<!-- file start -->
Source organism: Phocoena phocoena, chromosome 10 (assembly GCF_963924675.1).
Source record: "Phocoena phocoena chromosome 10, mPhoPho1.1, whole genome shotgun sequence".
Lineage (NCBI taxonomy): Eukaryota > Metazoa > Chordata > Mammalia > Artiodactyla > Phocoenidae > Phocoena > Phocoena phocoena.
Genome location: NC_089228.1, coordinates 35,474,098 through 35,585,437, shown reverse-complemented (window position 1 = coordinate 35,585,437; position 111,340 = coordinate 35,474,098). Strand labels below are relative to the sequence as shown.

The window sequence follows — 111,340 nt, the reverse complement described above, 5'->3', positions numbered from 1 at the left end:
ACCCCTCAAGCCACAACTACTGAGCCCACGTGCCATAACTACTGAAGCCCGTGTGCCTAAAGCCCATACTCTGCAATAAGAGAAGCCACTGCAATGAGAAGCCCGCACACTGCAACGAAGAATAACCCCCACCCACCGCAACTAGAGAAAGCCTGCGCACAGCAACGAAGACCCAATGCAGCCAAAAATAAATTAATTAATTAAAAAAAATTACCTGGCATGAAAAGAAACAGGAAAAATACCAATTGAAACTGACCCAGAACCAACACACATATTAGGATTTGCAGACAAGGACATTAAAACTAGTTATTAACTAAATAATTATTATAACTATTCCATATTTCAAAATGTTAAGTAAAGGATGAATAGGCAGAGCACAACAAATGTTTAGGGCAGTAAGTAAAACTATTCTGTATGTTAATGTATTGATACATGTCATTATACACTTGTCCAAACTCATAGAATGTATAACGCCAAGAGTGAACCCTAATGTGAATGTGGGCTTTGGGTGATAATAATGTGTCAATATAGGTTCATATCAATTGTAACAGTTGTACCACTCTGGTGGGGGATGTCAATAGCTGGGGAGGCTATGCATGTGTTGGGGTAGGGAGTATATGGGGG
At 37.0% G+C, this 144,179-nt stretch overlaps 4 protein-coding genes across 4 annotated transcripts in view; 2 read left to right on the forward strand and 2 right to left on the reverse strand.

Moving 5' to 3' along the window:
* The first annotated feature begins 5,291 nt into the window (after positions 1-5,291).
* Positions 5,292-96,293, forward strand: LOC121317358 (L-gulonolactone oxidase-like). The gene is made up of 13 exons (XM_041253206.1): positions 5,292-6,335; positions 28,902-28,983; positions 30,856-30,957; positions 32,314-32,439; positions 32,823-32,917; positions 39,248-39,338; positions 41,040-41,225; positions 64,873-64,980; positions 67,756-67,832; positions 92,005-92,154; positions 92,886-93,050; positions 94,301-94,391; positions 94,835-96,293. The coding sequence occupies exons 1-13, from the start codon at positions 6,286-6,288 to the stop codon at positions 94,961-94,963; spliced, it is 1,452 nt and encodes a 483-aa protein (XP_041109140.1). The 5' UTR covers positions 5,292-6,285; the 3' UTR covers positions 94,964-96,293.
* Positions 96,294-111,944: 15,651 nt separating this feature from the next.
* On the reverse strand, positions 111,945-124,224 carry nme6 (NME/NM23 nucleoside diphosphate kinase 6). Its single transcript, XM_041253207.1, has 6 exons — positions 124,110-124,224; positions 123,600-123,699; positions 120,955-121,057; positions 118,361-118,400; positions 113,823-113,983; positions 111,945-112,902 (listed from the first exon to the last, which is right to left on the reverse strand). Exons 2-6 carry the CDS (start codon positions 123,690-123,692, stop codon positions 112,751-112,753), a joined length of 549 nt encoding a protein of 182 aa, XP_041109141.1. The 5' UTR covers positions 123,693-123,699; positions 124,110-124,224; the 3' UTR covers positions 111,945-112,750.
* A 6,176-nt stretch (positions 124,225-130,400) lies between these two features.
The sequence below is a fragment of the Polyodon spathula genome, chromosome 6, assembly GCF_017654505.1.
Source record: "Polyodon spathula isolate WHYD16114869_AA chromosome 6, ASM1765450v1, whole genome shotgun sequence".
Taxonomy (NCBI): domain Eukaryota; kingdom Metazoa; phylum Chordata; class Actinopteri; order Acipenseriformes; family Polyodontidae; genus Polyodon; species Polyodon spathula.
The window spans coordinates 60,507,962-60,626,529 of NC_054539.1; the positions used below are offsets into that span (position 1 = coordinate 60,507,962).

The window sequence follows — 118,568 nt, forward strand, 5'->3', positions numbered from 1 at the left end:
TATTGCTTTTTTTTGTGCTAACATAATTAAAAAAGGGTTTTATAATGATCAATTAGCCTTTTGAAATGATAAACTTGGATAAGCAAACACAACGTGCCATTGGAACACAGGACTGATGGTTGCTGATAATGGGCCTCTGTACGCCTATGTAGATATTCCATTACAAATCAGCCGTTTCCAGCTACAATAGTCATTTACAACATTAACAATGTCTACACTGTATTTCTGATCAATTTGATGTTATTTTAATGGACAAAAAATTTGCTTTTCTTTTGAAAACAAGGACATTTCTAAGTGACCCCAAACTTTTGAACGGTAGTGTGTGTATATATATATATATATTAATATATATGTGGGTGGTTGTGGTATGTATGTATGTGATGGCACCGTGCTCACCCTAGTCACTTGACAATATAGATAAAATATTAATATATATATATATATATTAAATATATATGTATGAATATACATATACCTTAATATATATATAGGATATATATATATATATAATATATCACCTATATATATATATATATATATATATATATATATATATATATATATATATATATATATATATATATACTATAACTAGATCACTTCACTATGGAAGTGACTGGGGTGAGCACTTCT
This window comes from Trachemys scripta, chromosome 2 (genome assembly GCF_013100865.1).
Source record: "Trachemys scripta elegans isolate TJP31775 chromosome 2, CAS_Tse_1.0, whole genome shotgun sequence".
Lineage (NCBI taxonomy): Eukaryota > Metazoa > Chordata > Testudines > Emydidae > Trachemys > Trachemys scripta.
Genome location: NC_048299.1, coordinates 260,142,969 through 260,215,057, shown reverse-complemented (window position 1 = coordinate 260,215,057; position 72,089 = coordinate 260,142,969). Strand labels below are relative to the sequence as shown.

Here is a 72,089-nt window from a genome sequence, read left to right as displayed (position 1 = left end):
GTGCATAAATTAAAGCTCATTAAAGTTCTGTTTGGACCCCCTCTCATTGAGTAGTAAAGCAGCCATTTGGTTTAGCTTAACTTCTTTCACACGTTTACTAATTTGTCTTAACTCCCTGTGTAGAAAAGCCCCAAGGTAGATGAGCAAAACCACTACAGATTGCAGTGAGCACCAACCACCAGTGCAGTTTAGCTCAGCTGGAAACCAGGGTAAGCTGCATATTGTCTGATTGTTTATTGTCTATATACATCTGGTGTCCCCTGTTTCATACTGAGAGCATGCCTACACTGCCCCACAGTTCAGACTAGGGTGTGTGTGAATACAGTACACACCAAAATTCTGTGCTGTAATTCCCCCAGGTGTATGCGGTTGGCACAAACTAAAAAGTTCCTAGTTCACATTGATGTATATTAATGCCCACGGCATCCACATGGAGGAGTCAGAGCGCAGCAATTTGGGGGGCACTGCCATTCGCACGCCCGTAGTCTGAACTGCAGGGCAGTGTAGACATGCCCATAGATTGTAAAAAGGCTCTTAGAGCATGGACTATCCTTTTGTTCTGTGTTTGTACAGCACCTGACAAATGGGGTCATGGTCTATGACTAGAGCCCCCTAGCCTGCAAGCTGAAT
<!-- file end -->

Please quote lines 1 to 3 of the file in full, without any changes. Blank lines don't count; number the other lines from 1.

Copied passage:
Source organism: Phocoena phocoena, chromosome 10 (assembly GCF_963924675.1).
Source record: "Phocoena phocoena chromosome 10, mPhoPho1.1, whole genome shotgun sequence".
Lineage (NCBI taxonomy): Eukaryota > Metazoa > Chordata > Mammalia > Artiodactyla > Phocoenidae > Phocoena > Phocoena phocoena.